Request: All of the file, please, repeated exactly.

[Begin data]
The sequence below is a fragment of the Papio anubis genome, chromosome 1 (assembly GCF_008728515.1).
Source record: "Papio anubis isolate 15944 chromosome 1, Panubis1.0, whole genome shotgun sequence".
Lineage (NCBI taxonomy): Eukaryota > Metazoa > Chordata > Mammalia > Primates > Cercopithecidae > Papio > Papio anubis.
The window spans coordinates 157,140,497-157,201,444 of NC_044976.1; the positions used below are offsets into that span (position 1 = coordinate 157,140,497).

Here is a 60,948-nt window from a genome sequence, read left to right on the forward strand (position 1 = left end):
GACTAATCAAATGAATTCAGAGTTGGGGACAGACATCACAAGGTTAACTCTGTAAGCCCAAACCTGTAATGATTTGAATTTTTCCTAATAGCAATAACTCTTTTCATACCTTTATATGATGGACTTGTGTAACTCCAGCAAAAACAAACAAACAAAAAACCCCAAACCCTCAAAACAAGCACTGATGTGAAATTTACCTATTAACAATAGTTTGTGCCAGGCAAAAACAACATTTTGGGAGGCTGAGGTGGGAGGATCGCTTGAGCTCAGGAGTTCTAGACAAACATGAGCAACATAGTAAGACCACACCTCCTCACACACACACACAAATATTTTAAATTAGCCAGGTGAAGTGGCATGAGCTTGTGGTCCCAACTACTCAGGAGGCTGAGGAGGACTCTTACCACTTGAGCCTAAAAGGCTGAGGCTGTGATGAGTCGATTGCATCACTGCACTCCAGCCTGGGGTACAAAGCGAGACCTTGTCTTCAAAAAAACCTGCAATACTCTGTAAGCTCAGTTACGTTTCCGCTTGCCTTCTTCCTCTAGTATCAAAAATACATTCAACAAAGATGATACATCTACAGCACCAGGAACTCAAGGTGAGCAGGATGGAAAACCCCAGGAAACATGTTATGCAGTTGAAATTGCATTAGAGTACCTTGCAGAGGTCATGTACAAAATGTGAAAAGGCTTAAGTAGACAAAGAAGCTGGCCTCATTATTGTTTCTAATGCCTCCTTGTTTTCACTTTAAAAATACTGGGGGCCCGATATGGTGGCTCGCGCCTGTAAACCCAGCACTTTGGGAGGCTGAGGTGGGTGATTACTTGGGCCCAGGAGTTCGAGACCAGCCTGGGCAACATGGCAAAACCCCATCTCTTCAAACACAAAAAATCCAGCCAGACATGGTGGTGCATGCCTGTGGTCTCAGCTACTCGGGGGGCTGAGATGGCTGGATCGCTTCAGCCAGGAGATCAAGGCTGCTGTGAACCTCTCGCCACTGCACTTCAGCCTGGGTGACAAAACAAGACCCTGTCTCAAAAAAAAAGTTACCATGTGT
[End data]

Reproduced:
The sequence below is a fragment of the Papio anubis genome, chromosome 1 (assembly GCF_008728515.1).
Source record: "Papio anubis isolate 15944 chromosome 1, Panubis1.0, whole genome shotgun sequence".
Lineage (NCBI taxonomy): Eukaryota > Metazoa > Chordata > Mammalia > Primates > Cercopithecidae > Papio > Papio anubis.
The window spans coordinates 157,140,497-157,201,444 of NC_044976.1; the positions used below are offsets into that span (position 1 = coordinate 157,140,497).

Here is a 60,948-nt window from a genome sequence, read left to right on the forward strand (position 1 = left end):
GACTAATCAAATGAATTCAGAGTTGGGGACAGACATCACAAGGTTAACTCTGTAAGCCCAAACCTGTAATGATTTGAATTTTTCCTAATAGCAATAACTCTTTTCATACCTTTATATGATGGACTTGTGTAACTCCAGCAAAAACAAACAAACAAAAAACCCCAAACCCTCAAAACAAGCACTGATGTGAAATTTACCTATTAACAATAGTTTGTGCCAGGCAAAAACAACATTTTGGGAGGCTGAGGTGGGAGGATCGCTTGAGCTCAGGAGTTCTAGACAAACATGAGCAACATAGTAAGACCACACCTCCTCACACACACACACAAATATTTTAAATTAGCCAGGTGAAGTGGCATGAGCTTGTGGTCCCAACTACTCAGGAGGCTGAGGAGGACTCTTACCACTTGAGCCTAAAAGGCTGAGGCTGTGATGAGTCGATTGCATCACTGCACTCCAGCCTGGGGTACAAAGCGAGACCTTGTCTTCAAAAAAACCTGCAATACTCTGTAAGCTCAGTTACGTTTCCGCTTGCCTTCTTCCTCTAGTATCAAAAATACATTCAACAAAGATGATACATCTACAGCACCAGGAACTCAAGGTGAGCAGGATGGAAAACCCCAGGAAACATGTTATGCAGTTGAAATTGCATTAGAGTACCTTGCAGAGGTCATGTACAAAATGTGAAAAGGCTTAAGTAGACAAAGAAGCTGGCCTCATTATTGTTTCTAATGCCTCCTTGTTTTCACTTTAAAAATACTGGGGGCCCGATATGGTGGCTCGCGCCTGTAAACCCAGCACTTTGGGAGGCTGAGGTGGGTGATTACTTGGGCCCAGGAGTTCGAGACCAGCCTGGGCAACATGGCAAAACCCCATCTCTTCAAACACAAAAAATCCAGCCAGACATGGTGGTGCATGCCTGTGGTCTCAGCTACTCGGGGGGCTGAGATGGCTGGATCGCTTCAGCCAGGAGATCAAGGCTGCTGTGAACCTCTCGCCACTGCACTTCAGCCTGGGTGACAAAACAAGACCCTGTCTCAAAAAAAAAGTTACCATGTGT